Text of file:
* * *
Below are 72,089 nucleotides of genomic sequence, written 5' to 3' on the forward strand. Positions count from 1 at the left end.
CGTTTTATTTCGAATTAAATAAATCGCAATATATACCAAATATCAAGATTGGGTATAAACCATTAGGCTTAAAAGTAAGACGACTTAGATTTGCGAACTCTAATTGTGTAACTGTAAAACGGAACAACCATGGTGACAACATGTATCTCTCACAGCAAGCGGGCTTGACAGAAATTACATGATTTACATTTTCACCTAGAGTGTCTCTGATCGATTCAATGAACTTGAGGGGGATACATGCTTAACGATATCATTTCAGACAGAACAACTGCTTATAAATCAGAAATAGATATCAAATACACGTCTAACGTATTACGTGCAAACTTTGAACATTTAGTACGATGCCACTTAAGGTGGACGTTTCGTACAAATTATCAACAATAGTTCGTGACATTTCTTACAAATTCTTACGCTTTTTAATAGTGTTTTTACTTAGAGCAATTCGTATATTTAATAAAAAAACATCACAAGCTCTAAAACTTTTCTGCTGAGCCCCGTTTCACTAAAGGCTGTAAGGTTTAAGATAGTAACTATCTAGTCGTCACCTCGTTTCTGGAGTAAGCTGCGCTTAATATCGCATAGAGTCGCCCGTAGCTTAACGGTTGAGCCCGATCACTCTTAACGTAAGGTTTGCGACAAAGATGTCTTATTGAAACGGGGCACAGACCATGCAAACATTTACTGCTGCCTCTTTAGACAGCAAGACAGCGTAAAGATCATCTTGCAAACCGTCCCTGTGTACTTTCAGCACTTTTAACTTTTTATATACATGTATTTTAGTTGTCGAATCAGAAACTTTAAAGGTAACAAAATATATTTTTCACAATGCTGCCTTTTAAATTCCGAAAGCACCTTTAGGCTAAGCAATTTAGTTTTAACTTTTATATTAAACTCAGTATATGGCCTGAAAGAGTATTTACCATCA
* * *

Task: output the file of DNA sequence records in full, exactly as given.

Below are 72,089 nucleotides of genomic sequence, written 5' to 3' on the forward strand. Positions count from 1 at the left end.
CGTTTTATTTCGAATTAAATAAATCGCAATATATACCAAATATCAAGATTGGGTATAAACCATTAGGCTTAAAAGTAAGACGACTTAGATTTGCGAACTCTAATTGTGTAACTGTAAAACGGAACAACCATGGTGACAACATGTATCTCTCACAGCAAGCGGGCTTGACAGAAATTACATGATTTACATTTTCACCTAGAGTGTCTCTGATCGATTCAATGAACTTGAGGGGGATACATGCTTAACGATATCATTTCAGACAGAACAACTGCTTATAAATCAGAAATAGATATCAAATACACGTCTAACGTATTACGTGCAAACTTTGAACATTTAGTACGATGCCACTTAAGGTGGACGTTTCGTACAAATTATCAACAATAGTTCGTGACATTTCTTACAAATTCTTACGCTTTTTAATAGTGTTTTTACTTAGAGCAATTCGTATATTTAATAAAAAAACATCACAAGCTCTAAAACTTTTCTGCTGAGCCCCGTTTCACTAAAGGCTGTAAGGTTTAAGATAGTAACTATCTAGTCGTCACCTCGTTTCTGGAGTAAGCTGCGCTTAATATCGCATAGAGTCGCCCGTAGCTTAACGGTTGAGCCCGATCACTCTTAACGTAAGGTTTGCGACAAAGATGTCTTATTGAAACGGGGCACAGACCATGCAAACATTTACTGCTGCCTCTTTAGACAGCAAGACAGCGTAAAGATCATCTTGCAAACCGTCCCTGTGTACTTTCAGCACTTTTAACTTTTTATATACATGTATTTTAGTTGTCGAATCAGAAACTTTAAAGGTAACAAAATATATTTTTCACAATGCTGCCTTTTAAATTCCGAAAGCACCTTTAGGCTAAGCAATTTAGTTTTAACTTTTATATTAAACTCAGTATATGGCCTGAAAGAGTATTTACCATCA